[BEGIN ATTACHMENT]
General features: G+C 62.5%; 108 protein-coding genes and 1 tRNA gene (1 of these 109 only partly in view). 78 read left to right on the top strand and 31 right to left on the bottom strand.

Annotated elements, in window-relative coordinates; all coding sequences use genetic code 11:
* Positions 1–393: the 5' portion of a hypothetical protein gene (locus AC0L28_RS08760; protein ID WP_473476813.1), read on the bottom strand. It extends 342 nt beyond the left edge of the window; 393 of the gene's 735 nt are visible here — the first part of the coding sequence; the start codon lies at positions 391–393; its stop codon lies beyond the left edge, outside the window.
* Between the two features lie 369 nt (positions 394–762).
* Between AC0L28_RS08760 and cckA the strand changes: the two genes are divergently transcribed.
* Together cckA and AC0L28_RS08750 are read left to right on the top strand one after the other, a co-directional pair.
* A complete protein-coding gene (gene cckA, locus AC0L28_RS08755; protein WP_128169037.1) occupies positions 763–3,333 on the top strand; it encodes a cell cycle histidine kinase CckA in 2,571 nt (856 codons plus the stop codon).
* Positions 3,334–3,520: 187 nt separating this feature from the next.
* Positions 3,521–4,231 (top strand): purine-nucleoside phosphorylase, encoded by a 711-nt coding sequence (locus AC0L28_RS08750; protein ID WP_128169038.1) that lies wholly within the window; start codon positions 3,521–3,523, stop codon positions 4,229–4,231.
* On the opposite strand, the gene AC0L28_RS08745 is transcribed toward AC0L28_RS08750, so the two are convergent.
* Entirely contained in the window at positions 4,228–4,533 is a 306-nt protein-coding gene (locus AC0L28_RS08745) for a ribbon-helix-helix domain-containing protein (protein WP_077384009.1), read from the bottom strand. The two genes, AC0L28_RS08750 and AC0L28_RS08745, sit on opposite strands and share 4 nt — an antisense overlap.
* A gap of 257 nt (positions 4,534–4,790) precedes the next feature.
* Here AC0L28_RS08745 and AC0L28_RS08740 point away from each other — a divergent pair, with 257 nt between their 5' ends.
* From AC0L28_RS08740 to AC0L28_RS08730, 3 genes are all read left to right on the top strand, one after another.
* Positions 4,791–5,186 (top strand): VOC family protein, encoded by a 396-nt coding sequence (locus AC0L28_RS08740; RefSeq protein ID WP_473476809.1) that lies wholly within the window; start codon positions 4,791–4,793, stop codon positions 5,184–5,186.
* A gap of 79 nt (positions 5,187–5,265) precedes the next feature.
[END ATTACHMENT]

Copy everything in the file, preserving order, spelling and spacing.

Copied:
General features: G+C 62.5%; 108 protein-coding genes and 1 tRNA gene (1 of these 109 only partly in view). 78 read left to right on the top strand and 31 right to left on the bottom strand.

Annotated elements, in window-relative coordinates; all coding sequences use genetic code 11:
* Positions 1–393: the 5' portion of a hypothetical protein gene (locus AC0L28_RS08760; protein ID WP_473476813.1), read on the bottom strand. It extends 342 nt beyond the left edge of the window; 393 of the gene's 735 nt are visible here — the first part of the coding sequence; the start codon lies at positions 391–393; its stop codon lies beyond the left edge, outside the window.
* Between the two features lie 369 nt (positions 394–762).
* Between AC0L28_RS08760 and cckA the strand changes: the two genes are divergently transcribed.
* Together cckA and AC0L28_RS08750 are read left to right on the top strand one after the other, a co-directional pair.
* A complete protein-coding gene (gene cckA, locus AC0L28_RS08755; protein WP_128169037.1) occupies positions 763–3,333 on the top strand; it encodes a cell cycle histidine kinase CckA in 2,571 nt (856 codons plus the stop codon).
* Positions 3,334–3,520: 187 nt separating this feature from the next.
* Positions 3,521–4,231 (top strand): purine-nucleoside phosphorylase, encoded by a 711-nt coding sequence (locus AC0L28_RS08750; protein ID WP_128169038.1) that lies wholly within the window; start codon positions 3,521–3,523, stop codon positions 4,229–4,231.
* On the opposite strand, the gene AC0L28_RS08745 is transcribed toward AC0L28_RS08750, so the two are convergent.
* Entirely contained in the window at positions 4,228–4,533 is a 306-nt protein-coding gene (locus AC0L28_RS08745) for a ribbon-helix-helix domain-containing protein (protein WP_077384009.1), read from the bottom strand. The two genes, AC0L28_RS08750 and AC0L28_RS08745, sit on opposite strands and share 4 nt — an antisense overlap.
* A gap of 257 nt (positions 4,534–4,790) precedes the next feature.
* Here AC0L28_RS08745 and AC0L28_RS08740 point away from each other — a divergent pair, with 257 nt between their 5' ends.
* From AC0L28_RS08740 to AC0L28_RS08730, 3 genes are all read left to right on the top strand, one after another.
* Positions 4,791–5,186 (top strand): VOC family protein, encoded by a 396-nt coding sequence (locus AC0L28_RS08740; RefSeq protein ID WP_473476809.1) that lies wholly within the window; start codon positions 4,791–4,793, stop codon positions 5,184–5,186.
* A gap of 79 nt (positions 5,187–5,265) precedes the next feature.